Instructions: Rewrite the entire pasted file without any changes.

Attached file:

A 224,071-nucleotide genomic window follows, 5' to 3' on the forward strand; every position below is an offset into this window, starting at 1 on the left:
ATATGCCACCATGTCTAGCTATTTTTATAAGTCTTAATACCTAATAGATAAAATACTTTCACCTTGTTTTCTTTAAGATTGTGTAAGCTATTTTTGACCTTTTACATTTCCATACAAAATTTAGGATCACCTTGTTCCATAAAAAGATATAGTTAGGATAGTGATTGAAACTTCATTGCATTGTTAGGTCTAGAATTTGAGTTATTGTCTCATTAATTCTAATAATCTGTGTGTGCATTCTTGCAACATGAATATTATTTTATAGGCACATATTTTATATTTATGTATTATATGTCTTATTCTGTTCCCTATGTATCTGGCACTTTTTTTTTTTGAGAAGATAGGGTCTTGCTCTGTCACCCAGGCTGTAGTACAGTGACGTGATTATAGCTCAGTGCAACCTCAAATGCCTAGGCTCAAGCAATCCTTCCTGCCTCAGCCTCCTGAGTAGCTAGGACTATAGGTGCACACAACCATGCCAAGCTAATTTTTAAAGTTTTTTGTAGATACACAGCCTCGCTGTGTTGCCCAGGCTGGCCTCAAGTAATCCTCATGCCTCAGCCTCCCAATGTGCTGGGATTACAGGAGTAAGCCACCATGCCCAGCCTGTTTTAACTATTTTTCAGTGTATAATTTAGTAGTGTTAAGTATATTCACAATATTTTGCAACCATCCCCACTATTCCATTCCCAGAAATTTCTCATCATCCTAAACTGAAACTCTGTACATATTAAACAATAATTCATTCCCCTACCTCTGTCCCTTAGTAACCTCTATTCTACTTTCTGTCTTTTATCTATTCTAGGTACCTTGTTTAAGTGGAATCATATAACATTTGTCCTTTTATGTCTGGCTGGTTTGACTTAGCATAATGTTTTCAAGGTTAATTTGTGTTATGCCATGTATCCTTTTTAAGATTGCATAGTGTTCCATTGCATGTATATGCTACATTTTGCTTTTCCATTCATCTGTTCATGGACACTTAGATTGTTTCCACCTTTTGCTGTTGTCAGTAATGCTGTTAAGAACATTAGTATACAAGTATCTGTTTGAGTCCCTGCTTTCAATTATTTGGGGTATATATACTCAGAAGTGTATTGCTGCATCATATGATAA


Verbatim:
A 224,071-nucleotide genomic window follows, 5' to 3' on the forward strand; every position below is an offset into this window, starting at 1 on the left:
ATATGCCACCATGTCTAGCTATTTTTATAAGTCTTAATACCTAATAGATAAAATACTTTCACCTTGTTTTCTTTAAGATTGTGTAAGCTATTTTTGACCTTTTACATTTCCATACAAAATTTAGGATCACCTTGTTCCATAAAAAGATATAGTTAGGATAGTGATTGAAACTTCATTGCATTGTTAGGTCTAGAATTTGAGTTATTGTCTCATTAATTCTAATAATCTGTGTGTGCATTCTTGCAACATGAATATTATTTTATAGGCACATATTTTATATTTATGTATTATATGTCTTATTCTGTTCCCTATGTATCTGGCACTTTTTTTTTTTGAGAAGATAGGGTCTTGCTCTGTCACCCAGGCTGTAGTACAGTGACGTGATTATAGCTCAGTGCAACCTCAAATGCCTAGGCTCAAGCAATCCTTCCTGCCTCAGCCTCCTGAGTAGCTAGGACTATAGGTGCACACAACCATGCCAAGCTAATTTTTAAAGTTTTTTGTAGATACACAGCCTCGCTGTGTTGCCCAGGCTGGCCTCAAGTAATCCTCATGCCTCAGCCTCCCAATGTGCTGGGATTACAGGAGTAAGCCACCATGCCCAGCCTGTTTTAACTATTTTTCAGTGTATAATTTAGTAGTGTTAAGTATATTCACAATATTTTGCAACCATCCCCACTATTCCATTCCCAGAAATTTCTCATCATCCTAAACTGAAACTCTGTACATATTAAACAATAATTCATTCCCCTACCTCTGTCCCTTAGTAACCTCTATTCTACTTTCTGTCTTTTATCTATTCTAGGTACCTTGTTTAAGTGGAATCATATAACATTTGTCCTTTTATGTCTGGCTGGTTTGACTTAGCATAATGTTTTCAAGGTTAATTTGTGTTATGCCATGTATCCTTTTTAAGATTGCATAGTGTTCCATTGCATGTATATGCTACATTTTGCTTTTCCATTCATCTGTTCATGGACACTTAGATTGTTTCCACCTTTTGCTGTTGTCAGTAATGCTGTTAAGAACATTAGTATACAAGTATCTGTTTGAGTCCCTGCTTTCAATTATTTGGGGTATATATACTCAGAAGTGTATTGCTGCATCATATGATAA